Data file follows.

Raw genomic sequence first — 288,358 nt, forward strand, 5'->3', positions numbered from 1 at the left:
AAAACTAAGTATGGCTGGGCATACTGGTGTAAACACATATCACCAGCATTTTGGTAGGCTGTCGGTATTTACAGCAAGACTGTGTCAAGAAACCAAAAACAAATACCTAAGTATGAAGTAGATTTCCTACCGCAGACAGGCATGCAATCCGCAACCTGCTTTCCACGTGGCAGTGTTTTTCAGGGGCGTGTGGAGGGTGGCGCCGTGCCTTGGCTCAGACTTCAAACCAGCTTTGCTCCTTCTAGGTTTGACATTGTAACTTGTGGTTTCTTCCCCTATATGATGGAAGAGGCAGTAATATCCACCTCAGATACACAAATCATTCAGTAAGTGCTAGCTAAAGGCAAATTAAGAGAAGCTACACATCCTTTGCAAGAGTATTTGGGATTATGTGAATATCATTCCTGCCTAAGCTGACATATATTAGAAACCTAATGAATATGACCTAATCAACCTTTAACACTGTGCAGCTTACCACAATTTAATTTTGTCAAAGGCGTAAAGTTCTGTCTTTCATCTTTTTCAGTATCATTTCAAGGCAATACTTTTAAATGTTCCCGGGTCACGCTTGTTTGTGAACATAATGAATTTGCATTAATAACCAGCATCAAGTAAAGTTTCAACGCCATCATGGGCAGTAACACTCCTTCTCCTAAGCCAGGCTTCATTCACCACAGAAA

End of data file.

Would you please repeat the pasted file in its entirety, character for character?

Raw genomic sequence first — 288,358 nt, forward strand, 5'->3', positions numbered from 1 at the left:
AAAACTAAGTATGGCTGGGCATACTGGTGTAAACACATATCACCAGCATTTTGGTAGGCTGTCGGTATTTACAGCAAGACTGTGTCAAGAAACCAAAAACAAATACCTAAGTATGAAGTAGATTTCCTACCGCAGACAGGCATGCAATCCGCAACCTGCTTTCCACGTGGCAGTGTTTTTCAGGGGCGTGTGGAGGGTGGCGCCGTGCCTTGGCTCAGACTTCAAACCAGCTTTGCTCCTTCTAGGTTTGACATTGTAACTTGTGGTTTCTTCCCCTATATGATGGAAGAGGCAGTAATATCCACCTCAGATACACAAATCATTCAGTAAGTGCTAGCTAAAGGCAAATTAAGAGAAGCTACACATCCTTTGCAAGAGTATTTGGGATTATGTGAATATCATTCCTGCCTAAGCTGACATATATTAGAAACCTAATGAATATGACCTAATCAACCTTTAACACTGTGCAGCTTACCACAATTTAATTTTGTCAAAGGCGTAAAGTTCTGTCTTTCATCTTTTTCAGTATCATTTCAAGGCAATACTTTTAAATGTTCCCGGGTCACGCTTGTTTGTGAACATAATGAATTTGCATTAATAACCAGCATCAAGTAAAGTTTCAACGCCATCATGGGCAGTAACACTCCTTCTCCTAAGCCAGGCTTCATTCACCACAGAAA